In Dresden Files, we wanted the fights to be scary, sudden, and brutal. But we also didn’t necessarily want the heroes to drop in the first round; Dresden Files is a curious blend of a gritty feel alongside some cinematic durability. Testing showed us that meant making the stress tracks shorter, but keeping the -2/-4/-6 ratings on the consequences. We gave means to shortcut the track further when the lethality dials got cranked — and made sure the characters had enough consequence slots available so they could really feel the hurt, but avoid the “instant drop”. We also had the stress track lengths top out at a certain point (extensible only through superpowers), with characters at high stress-track-granting skill levels getting additional minor consequence slots instead. And we added in the idea of a permanent consequence at -8 that could redefine your character when it landed. And taking multiple consequences in a single blow was a-OK. In aggregate this got us scary+gritty+cinematic thanks to a short stress track but a large (really large) maximum hit number, which was just about right. Fights didn’t run too long and players could make some choices about whether to fight and hurt for it, or run away prudently. 

While we didn’t directly work on Diaspora, the guys there made some decisions that fit their sensibilities but I believe also helped uphold more of a hard SF feel (this may have been intentional design). I’ll be saying this off the top of my head, so forgive me if I have some inaccuracies: there, consequences land in a -1/-2/-4 progression rather than our more broad one; I forget if you could only take one consequence at a time, but it wouldn’t surprise me; and if I recall correctly their stress track backfills lower boxes when a blow lands. This gets you a quicker pace through the length of the stress track, and a low maximum hit number. Diaspora ain’t cinematic, but the experience of play as felt through stress and consequences should certainly feel authentic to a hard SF fan.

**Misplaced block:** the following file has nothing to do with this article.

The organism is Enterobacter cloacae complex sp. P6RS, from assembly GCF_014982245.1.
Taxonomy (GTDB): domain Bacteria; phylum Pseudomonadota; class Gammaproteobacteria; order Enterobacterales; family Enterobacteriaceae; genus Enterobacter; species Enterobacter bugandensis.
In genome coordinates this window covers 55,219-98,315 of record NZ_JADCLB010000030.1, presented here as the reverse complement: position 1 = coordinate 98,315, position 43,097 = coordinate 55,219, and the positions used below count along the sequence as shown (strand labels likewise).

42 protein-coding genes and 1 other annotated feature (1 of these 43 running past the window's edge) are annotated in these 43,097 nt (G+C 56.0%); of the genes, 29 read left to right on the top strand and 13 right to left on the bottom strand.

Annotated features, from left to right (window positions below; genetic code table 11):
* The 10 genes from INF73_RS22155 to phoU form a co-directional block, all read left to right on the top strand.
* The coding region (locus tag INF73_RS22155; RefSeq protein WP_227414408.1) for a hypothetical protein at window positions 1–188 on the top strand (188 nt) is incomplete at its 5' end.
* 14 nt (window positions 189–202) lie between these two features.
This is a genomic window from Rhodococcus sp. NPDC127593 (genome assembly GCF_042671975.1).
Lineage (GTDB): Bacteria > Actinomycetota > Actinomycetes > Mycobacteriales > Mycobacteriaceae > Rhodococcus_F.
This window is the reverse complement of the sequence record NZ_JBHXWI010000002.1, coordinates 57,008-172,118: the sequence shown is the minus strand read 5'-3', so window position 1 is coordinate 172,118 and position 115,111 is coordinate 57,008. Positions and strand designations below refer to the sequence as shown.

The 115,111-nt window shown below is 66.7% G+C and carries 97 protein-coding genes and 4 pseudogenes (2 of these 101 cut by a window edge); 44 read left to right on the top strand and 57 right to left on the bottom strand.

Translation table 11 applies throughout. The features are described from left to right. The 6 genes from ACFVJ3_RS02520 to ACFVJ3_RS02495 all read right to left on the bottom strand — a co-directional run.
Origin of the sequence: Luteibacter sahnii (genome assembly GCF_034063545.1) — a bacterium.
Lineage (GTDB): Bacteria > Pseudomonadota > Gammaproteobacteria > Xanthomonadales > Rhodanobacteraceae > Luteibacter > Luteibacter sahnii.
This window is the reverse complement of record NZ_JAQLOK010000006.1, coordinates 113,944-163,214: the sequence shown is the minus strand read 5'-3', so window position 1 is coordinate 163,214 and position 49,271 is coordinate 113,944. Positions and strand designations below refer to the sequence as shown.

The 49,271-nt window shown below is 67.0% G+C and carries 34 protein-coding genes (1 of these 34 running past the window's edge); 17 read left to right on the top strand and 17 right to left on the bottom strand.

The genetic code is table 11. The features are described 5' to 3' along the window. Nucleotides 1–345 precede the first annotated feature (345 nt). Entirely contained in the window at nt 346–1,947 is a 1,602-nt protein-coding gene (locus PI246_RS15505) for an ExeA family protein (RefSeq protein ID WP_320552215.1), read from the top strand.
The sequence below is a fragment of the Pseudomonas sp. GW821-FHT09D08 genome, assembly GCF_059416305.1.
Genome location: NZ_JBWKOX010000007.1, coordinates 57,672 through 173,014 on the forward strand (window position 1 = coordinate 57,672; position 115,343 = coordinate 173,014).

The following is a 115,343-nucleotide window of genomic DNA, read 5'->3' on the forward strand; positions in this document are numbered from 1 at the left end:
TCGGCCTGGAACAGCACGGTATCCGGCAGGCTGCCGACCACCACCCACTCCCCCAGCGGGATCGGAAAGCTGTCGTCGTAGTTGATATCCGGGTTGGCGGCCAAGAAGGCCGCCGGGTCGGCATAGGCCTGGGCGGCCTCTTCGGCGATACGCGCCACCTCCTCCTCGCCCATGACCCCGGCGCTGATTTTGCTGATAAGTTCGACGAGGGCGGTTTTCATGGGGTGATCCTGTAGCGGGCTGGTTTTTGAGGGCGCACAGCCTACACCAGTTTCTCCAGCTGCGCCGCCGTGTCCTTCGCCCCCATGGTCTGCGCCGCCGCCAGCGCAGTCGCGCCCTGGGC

When designing your Fate implementation, don’t be afraid to try a few different configs. If it’s in the middle of campaign you’re running, fess up to it and explain why you’d like to make a change — we certainly did once we realized SOTC’s config was a bit too far in one direction. Also, play other games and keep tabs on yourself and your fellow players. How many times around the table before interest starts to flag? You probably don’t want your stress tracks to be much longer, and probably a bit shorter, than that number. Get suggestions from the Fate community and be clear about the experience you want your conflicts to produce. The dials are yours to spin.

Compound FracturesFractals

So that’s an exploration of stress, consequences, and some of the thinking that goes into setting the dials. Is that good enough for your purposes? I think it’ll work well for most people, and at the very least I think it’s the right kind of starting point. But, being Fate, there are always places you can hook in something more detailed or (YMMV) more evocative by involving the fractal.